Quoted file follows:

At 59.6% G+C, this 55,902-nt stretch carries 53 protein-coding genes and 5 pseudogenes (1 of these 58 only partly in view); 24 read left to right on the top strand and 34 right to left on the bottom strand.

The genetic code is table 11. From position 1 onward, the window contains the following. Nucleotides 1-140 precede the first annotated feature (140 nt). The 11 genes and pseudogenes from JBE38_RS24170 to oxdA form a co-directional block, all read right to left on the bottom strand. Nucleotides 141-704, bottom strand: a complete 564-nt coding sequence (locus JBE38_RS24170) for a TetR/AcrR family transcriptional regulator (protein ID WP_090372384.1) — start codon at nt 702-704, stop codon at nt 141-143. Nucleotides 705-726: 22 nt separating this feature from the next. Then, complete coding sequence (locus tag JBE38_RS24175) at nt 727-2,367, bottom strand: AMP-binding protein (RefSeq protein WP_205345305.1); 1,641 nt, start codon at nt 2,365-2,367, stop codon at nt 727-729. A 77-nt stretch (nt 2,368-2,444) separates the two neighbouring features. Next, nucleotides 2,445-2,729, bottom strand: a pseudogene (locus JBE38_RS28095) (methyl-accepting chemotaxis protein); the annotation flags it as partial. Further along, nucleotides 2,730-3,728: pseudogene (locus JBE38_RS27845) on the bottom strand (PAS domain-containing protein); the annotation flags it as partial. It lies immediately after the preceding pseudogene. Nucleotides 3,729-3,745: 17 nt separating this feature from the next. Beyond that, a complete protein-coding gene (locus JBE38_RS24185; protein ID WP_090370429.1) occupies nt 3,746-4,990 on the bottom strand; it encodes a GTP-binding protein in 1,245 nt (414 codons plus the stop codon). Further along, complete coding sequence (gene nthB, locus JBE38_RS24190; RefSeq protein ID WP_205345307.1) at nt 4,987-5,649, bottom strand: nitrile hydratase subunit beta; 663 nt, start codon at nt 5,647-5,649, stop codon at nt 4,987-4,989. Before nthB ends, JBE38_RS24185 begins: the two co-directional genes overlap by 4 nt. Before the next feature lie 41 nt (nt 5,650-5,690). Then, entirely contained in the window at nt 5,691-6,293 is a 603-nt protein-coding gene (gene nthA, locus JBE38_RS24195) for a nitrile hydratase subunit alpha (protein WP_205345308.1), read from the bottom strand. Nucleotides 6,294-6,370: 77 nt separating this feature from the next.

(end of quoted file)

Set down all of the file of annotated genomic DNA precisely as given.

At 59.6% G+C, this 55,902-nt stretch carries 53 protein-coding genes and 5 pseudogenes (1 of these 58 only partly in view); 24 read left to right on the top strand and 34 right to left on the bottom strand.

The genetic code is table 11. From position 1 onward, the window contains the following. Nucleotides 1-140 precede the first annotated feature (140 nt). The 11 genes and pseudogenes from JBE38_RS24170 to oxdA form a co-directional block, all read right to left on the bottom strand. Nucleotides 141-704, bottom strand: a complete 564-nt coding sequence (locus JBE38_RS24170) for a TetR/AcrR family transcriptional regulator (protein ID WP_090372384.1) — start codon at nt 702-704, stop codon at nt 141-143. Nucleotides 705-726: 22 nt separating this feature from the next. Then, complete coding sequence (locus tag JBE38_RS24175) at nt 727-2,367, bottom strand: AMP-binding protein (RefSeq protein WP_205345305.1); 1,641 nt, start codon at nt 2,365-2,367, stop codon at nt 727-729. A 77-nt stretch (nt 2,368-2,444) separates the two neighbouring features. Next, nucleotides 2,445-2,729, bottom strand: a pseudogene (locus JBE38_RS28095) (methyl-accepting chemotaxis protein); the annotation flags it as partial. Further along, nucleotides 2,730-3,728: pseudogene (locus JBE38_RS27845) on the bottom strand (PAS domain-containing protein); the annotation flags it as partial. It lies immediately after the preceding pseudogene. Nucleotides 3,729-3,745: 17 nt separating this feature from the next. Beyond that, a complete protein-coding gene (locus JBE38_RS24185; protein ID WP_090370429.1) occupies nt 3,746-4,990 on the bottom strand; it encodes a GTP-binding protein in 1,245 nt (414 codons plus the stop codon). Further along, complete coding sequence (gene nthB, locus JBE38_RS24190; RefSeq protein ID WP_205345307.1) at nt 4,987-5,649, bottom strand: nitrile hydratase subunit beta; 663 nt, start codon at nt 5,647-5,649, stop codon at nt 4,987-4,989. Before nthB ends, JBE38_RS24185 begins: the two co-directional genes overlap by 4 nt. Before the next feature lie 41 nt (nt 5,650-5,690). Then, entirely contained in the window at nt 5,691-6,293 is a 603-nt protein-coding gene (gene nthA, locus JBE38_RS24195) for a nitrile hydratase subunit alpha (protein WP_205345308.1), read from the bottom strand. Nucleotides 6,294-6,370: 77 nt separating this feature from the next.